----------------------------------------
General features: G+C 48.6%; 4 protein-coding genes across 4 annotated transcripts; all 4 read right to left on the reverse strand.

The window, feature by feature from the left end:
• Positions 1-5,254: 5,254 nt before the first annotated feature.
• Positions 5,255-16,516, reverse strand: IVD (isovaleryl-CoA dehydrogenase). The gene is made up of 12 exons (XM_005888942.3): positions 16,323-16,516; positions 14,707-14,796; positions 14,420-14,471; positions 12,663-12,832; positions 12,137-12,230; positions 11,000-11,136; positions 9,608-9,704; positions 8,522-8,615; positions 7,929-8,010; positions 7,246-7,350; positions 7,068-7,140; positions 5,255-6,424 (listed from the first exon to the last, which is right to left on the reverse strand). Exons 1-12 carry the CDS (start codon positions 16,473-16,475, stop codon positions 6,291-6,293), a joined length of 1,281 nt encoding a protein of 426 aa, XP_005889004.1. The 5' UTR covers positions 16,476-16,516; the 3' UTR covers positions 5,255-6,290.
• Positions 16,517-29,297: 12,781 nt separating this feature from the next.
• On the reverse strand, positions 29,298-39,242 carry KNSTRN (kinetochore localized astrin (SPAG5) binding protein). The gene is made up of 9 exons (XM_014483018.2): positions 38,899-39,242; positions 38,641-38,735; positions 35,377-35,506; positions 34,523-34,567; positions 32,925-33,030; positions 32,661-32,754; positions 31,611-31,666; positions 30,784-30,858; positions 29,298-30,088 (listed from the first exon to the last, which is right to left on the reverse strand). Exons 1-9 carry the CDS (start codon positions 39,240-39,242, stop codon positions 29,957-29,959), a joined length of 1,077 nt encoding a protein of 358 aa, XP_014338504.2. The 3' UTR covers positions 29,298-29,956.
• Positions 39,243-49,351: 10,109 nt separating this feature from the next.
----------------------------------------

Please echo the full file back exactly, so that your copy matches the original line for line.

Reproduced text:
General features: G+C 48.6%; 4 protein-coding genes across 4 annotated transcripts; all 4 read right to left on the reverse strand.

The window, feature by feature from the left end:
• Positions 1-5,254: 5,254 nt before the first annotated feature.
• Positions 5,255-16,516, reverse strand: IVD (isovaleryl-CoA dehydrogenase). The gene is made up of 12 exons (XM_005888942.3): positions 16,323-16,516; positions 14,707-14,796; positions 14,420-14,471; positions 12,663-12,832; positions 12,137-12,230; positions 11,000-11,136; positions 9,608-9,704; positions 8,522-8,615; positions 7,929-8,010; positions 7,246-7,350; positions 7,068-7,140; positions 5,255-6,424 (listed from the first exon to the last, which is right to left on the reverse strand). Exons 1-12 carry the CDS (start codon positions 16,473-16,475, stop codon positions 6,291-6,293), a joined length of 1,281 nt encoding a protein of 426 aa, XP_005889004.1. The 5' UTR covers positions 16,476-16,516; the 3' UTR covers positions 5,255-6,290.
• Positions 16,517-29,297: 12,781 nt separating this feature from the next.
• On the reverse strand, positions 29,298-39,242 carry KNSTRN (kinetochore localized astrin (SPAG5) binding protein). The gene is made up of 9 exons (XM_014483018.2): positions 38,899-39,242; positions 38,641-38,735; positions 35,377-35,506; positions 34,523-34,567; positions 32,925-33,030; positions 32,661-32,754; positions 31,611-31,666; positions 30,784-30,858; positions 29,298-30,088 (listed from the first exon to the last, which is right to left on the reverse strand). Exons 1-9 carry the CDS (start codon positions 39,240-39,242, stop codon positions 29,957-29,959), a joined length of 1,077 nt encoding a protein of 358 aa, XP_014338504.2. The 3' UTR covers positions 29,298-29,956.
• Positions 39,243-49,351: 10,109 nt separating this feature from the next.